Thursday, 19 February 2015

Semi-circular Quay

The curve of the quay wall between Wharf 1 and Wharf 2 on the eastern side of the quay.

In the beginning ... the head of Sydney Cove was a tidal mudflat where the Tank Stream dribbled into the harbour. The cove, as Governor Philip noted in January 1788, was a deep harbour where ships of the realm could anchor in safety. Between 1837 and 1844 a military officer of the Royal Engineers, Captain George Barney, created a semi-circular quay, building a seawall and utilising thousands of convicts to reclaim about four and a half hectares of mudflats behind the wall; most of this fill came from the sandstone precipice dividing the two ends of Argyle Street, resulting in the Argyle Cut. The rest was cut from what is now the Tarpeian Walk adjacent to the Opera House forecourt.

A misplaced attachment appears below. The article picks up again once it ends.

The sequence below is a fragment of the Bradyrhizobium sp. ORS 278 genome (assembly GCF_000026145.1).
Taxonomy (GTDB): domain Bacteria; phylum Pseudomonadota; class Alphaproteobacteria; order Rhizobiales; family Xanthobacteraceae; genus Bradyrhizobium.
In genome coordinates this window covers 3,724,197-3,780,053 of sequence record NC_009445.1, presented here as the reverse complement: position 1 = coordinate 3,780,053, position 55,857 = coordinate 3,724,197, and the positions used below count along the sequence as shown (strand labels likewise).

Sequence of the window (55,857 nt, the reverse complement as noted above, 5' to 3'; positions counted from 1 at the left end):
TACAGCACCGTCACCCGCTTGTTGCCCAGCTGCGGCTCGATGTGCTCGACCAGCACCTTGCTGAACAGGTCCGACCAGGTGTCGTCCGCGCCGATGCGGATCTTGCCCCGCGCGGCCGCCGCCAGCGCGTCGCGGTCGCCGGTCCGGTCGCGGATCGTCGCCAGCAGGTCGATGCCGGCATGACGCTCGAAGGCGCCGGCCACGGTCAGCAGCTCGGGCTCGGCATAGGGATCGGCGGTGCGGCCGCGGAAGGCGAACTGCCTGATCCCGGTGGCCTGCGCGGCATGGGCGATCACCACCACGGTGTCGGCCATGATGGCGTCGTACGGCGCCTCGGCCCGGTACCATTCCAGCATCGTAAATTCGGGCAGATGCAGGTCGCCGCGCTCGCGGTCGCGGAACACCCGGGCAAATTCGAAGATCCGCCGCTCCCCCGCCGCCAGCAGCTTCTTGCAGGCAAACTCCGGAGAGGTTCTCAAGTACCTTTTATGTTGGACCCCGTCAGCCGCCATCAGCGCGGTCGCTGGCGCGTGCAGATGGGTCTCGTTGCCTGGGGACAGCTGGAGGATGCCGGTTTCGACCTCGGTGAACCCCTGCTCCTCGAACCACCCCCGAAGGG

Left: A sketch by Jacob William Jones in 1845 (SL-NSW);
Right: The balaustrade that sits atop the sandstone sea wall constructed by Barney and his iron-gangs.

It was not until 1854, however, that the quay was completed with the closure of the space where the Tank Stream entered the cove. It was after this closure, that the populace started to warm to the name "Circular Quay", even though the space is more a semi-oval. The Tank Stream now enters Sydney Cove in a storm-water drain just as you round Wharf 6 for the stroll along the front of the Museum of Contemporary Art (MCA).

Left: A bustling Circular Quay in 1870 (National Archives of Australia number A1200, L85037 TLF resource R2583)
Right: Barney's wall beside Wharf 2


William Kendall said...

The style of the fence appeals to me.

Alain said...

C'est un peu rude pour accoster. Il faut avoir de bonnes défenses (fenders).

Joe said...

It's amazing how simple engineering has changed our lives and our environment Julie.

Julie said...

Yes, Alain there are many buffers for ferries and other craft to come alongside. They do not have to bounce along the rough sandstone!